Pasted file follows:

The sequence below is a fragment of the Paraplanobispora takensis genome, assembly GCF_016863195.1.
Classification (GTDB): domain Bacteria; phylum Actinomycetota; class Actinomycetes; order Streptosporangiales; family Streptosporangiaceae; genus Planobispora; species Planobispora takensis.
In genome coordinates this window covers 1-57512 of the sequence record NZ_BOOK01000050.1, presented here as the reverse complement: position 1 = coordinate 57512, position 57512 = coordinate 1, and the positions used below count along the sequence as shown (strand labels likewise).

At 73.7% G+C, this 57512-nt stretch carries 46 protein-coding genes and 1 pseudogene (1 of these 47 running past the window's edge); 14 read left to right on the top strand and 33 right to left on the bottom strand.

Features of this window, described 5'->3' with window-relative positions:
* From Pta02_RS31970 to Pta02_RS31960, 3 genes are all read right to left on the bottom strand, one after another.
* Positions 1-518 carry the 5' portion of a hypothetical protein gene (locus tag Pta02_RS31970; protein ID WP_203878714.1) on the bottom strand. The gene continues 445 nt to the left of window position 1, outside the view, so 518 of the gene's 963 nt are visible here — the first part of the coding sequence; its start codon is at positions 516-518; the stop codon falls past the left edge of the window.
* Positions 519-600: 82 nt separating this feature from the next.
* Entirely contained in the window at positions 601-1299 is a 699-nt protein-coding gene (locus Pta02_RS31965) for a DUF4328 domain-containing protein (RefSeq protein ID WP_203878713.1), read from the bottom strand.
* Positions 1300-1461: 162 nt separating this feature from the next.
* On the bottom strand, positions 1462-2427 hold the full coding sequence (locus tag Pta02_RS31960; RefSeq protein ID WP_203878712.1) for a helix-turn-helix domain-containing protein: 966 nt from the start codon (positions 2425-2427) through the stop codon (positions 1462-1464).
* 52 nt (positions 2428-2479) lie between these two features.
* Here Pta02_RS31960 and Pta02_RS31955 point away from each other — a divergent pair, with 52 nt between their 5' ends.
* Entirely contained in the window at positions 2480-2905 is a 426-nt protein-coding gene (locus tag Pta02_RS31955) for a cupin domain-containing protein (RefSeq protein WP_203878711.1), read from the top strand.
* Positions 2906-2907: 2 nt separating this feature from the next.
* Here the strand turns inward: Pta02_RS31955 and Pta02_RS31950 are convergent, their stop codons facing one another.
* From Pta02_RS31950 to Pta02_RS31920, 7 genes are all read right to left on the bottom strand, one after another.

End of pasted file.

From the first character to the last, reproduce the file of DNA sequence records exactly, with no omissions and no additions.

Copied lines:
The sequence below is a fragment of the Paraplanobispora takensis genome, assembly GCF_016863195.1.
Classification (GTDB): domain Bacteria; phylum Actinomycetota; class Actinomycetes; order Streptosporangiales; family Streptosporangiaceae; genus Planobispora; species Planobispora takensis.
In genome coordinates this window covers 1-57512 of the sequence record NZ_BOOK01000050.1, presented here as the reverse complement: position 1 = coordinate 57512, position 57512 = coordinate 1, and the positions used below count along the sequence as shown (strand labels likewise).

At 73.7% G+C, this 57512-nt stretch carries 46 protein-coding genes and 1 pseudogene (1 of these 47 running past the window's edge); 14 read left to right on the top strand and 33 right to left on the bottom strand.

Features of this window, described 5'->3' with window-relative positions:
* From Pta02_RS31970 to Pta02_RS31960, 3 genes are all read right to left on the bottom strand, one after another.
* Positions 1-518 carry the 5' portion of a hypothetical protein gene (locus tag Pta02_RS31970; protein ID WP_203878714.1) on the bottom strand. The gene continues 445 nt to the left of window position 1, outside the view, so 518 of the gene's 963 nt are visible here — the first part of the coding sequence; its start codon is at positions 516-518; the stop codon falls past the left edge of the window.
* Positions 519-600: 82 nt separating this feature from the next.
* Entirely contained in the window at positions 601-1299 is a 699-nt protein-coding gene (locus Pta02_RS31965) for a DUF4328 domain-containing protein (RefSeq protein ID WP_203878713.1), read from the bottom strand.
* Positions 1300-1461: 162 nt separating this feature from the next.
* On the bottom strand, positions 1462-2427 hold the full coding sequence (locus tag Pta02_RS31960; RefSeq protein ID WP_203878712.1) for a helix-turn-helix domain-containing protein: 966 nt from the start codon (positions 2425-2427) through the stop codon (positions 1462-1464).
* 52 nt (positions 2428-2479) lie between these two features.
* Here Pta02_RS31960 and Pta02_RS31955 point away from each other — a divergent pair, with 52 nt between their 5' ends.
* Entirely contained in the window at positions 2480-2905 is a 426-nt protein-coding gene (locus tag Pta02_RS31955) for a cupin domain-containing protein (RefSeq protein WP_203878711.1), read from the top strand.
* Positions 2906-2907: 2 nt separating this feature from the next.
* Here the strand turns inward: Pta02_RS31955 and Pta02_RS31950 are convergent, their stop codons facing one another.
* From Pta02_RS31950 to Pta02_RS31920, 7 genes are all read right to left on the bottom strand, one after another.